An amendment to the short-term government funding bill that would have banned the use of federal funds to enforce COVID-19 vaccine mandates failed in the Senate on Thursday.
The amendment, which failed in a 50-50 vote, was introduced by Senator Roger Marshall (R., Kansas) in response to President Biden’s vaccine mandate for federal employees and companies with more than 100 employees.
Marshall noted that while he, his wife and his parents had all received the vaccine, he believes the decision to get vaccinated is a “personal choice between individuals and their doctor” and should not be “mandated via unconstitutional executive actions that the administration recently acknowledged they didn’t have authority to put in place.”
“No precedent exists in American history for punishing private employers who don’t enforce government vaccination edicts,” he added. “Astonishingly, House Democrats included fines up to $700,000 on businesses that have unvaccinated employees as a way to pay for their out of control spending. Make no mistake, this vaccine mandate is not about public health or science. If it were, we’d recognize natural immunity. We’d recognize natural immunity as a highly effective way to combat the virus.”
The amendment was one of several efforts Republicans have undertaken to combat Biden’s vaccine mandate efforts.
Biden announced earlier this month that his administration would develop rules to compel large companies to mandate coronavirus vaccines for employees and to require weekly negative test results for any unvaccinated workers. He said the rules would be developed by the Department of Labor’s Occupational Safety and Health Administration, and apply to companies with 100 or more workers.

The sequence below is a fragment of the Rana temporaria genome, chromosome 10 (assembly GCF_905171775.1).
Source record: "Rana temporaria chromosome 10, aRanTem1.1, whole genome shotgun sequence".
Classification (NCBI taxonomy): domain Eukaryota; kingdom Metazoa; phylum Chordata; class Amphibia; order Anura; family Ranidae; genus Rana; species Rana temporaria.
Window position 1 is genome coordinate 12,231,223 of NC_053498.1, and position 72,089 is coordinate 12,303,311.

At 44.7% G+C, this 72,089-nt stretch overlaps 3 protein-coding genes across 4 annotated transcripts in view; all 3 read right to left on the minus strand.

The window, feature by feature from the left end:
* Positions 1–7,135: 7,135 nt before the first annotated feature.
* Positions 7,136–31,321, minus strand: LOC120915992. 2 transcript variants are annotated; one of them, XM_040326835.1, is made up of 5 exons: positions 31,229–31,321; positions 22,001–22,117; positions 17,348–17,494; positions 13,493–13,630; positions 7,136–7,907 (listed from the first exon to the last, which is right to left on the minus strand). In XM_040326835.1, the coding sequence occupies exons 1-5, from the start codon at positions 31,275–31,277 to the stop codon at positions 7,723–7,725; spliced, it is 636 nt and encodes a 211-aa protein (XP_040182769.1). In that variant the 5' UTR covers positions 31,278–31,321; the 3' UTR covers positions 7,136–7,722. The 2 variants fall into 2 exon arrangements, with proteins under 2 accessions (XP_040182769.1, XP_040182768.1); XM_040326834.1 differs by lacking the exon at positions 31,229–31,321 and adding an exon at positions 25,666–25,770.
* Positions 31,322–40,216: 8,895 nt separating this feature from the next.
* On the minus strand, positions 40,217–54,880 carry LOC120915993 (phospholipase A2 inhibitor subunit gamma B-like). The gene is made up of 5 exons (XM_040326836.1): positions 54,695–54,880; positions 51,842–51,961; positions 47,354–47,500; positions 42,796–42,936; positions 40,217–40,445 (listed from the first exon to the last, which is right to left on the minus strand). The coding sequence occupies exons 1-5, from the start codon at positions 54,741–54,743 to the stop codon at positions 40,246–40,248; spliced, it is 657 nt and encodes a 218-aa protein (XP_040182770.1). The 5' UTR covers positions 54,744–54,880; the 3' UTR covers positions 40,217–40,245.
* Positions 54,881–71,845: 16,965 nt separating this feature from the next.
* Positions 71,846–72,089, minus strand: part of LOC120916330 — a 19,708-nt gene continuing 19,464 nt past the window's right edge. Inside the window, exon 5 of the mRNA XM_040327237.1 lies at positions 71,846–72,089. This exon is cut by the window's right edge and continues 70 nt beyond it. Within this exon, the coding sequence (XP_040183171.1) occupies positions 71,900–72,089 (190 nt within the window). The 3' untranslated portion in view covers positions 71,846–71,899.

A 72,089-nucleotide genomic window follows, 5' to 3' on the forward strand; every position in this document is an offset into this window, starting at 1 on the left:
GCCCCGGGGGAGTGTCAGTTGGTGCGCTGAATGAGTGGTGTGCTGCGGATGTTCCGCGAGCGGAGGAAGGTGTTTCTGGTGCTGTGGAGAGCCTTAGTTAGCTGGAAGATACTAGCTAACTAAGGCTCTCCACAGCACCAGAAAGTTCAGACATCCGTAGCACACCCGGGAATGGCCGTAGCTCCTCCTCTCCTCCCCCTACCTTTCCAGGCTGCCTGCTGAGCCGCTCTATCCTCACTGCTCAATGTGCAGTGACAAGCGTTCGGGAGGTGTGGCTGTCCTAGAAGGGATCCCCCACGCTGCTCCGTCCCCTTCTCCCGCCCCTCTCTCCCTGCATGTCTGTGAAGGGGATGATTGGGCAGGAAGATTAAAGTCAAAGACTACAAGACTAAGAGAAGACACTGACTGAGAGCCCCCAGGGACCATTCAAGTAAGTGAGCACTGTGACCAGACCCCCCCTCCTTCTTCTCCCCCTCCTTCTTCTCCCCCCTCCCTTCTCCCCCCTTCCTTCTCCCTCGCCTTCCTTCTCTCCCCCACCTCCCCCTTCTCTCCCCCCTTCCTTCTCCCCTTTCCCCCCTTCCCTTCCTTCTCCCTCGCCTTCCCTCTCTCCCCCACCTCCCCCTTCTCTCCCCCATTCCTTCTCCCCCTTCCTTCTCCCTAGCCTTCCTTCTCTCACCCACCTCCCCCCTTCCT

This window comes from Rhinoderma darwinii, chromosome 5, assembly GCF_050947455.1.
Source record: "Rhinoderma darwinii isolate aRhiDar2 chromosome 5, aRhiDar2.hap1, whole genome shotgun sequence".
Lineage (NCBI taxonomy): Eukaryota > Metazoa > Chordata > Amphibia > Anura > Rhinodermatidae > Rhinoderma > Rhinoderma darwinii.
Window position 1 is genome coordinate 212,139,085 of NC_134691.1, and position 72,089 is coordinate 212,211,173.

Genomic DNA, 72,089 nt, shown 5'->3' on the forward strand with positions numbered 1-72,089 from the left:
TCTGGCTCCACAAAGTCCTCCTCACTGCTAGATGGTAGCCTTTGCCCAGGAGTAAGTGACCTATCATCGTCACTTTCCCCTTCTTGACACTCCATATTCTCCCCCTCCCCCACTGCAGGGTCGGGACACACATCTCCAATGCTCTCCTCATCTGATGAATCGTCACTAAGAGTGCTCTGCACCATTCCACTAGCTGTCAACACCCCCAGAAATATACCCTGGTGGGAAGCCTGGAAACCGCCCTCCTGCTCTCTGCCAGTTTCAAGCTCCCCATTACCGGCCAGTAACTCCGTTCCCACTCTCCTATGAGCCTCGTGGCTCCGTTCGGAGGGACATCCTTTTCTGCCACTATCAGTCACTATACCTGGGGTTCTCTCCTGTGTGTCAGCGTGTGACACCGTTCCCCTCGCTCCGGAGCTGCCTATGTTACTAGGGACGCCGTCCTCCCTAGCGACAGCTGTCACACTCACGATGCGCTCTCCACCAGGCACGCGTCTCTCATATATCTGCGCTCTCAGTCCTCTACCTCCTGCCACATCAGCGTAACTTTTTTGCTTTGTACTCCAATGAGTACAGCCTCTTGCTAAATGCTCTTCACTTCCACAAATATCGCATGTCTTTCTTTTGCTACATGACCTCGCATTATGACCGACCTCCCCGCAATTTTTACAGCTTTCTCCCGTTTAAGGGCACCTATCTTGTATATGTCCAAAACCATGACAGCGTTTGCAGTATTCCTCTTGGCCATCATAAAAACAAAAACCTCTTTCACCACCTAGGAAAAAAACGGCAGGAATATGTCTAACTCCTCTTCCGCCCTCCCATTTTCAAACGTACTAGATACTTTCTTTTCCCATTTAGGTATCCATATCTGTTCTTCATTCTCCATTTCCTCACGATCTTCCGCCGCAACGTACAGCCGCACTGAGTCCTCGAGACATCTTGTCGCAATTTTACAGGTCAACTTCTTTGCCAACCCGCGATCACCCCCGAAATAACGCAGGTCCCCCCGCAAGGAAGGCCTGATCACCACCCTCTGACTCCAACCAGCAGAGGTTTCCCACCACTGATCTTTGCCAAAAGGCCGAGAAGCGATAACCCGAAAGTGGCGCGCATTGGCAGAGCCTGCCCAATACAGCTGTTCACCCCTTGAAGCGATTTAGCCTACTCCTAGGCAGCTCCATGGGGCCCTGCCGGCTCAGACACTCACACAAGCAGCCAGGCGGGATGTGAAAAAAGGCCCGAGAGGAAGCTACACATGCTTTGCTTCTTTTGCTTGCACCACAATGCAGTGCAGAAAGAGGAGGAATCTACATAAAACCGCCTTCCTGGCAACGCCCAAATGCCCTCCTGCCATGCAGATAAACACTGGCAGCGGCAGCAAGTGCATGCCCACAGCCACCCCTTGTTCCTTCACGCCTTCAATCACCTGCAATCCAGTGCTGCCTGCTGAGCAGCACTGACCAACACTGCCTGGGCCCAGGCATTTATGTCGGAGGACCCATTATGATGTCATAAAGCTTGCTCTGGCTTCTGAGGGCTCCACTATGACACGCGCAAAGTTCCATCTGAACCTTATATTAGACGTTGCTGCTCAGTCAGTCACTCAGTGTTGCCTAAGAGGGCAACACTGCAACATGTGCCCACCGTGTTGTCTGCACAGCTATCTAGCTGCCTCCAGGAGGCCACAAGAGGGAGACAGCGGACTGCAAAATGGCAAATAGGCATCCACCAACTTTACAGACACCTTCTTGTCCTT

Several red states plan to sue the Biden administration once OSHA issues the rule.
The plan was part of a larger initiative by the Biden administration that includes requiring vaccinations for all federal employees and workers for federal contractors, as well as for health care workers in most institutions that receive Medicare or Medicaid. The administration also called on all states to mandate vaccinations for teachers and other school employees.
The amendment was struck down on Thursday as the Senate worked to pass a two-month funding bill that would avert a government shutdown and keep federal agencies open until December 3.
The “clean” bill, which does not include a suspension of the debt limit, passed by a 65-35 vote. The House is expected to follow suit later in the day on Thursday.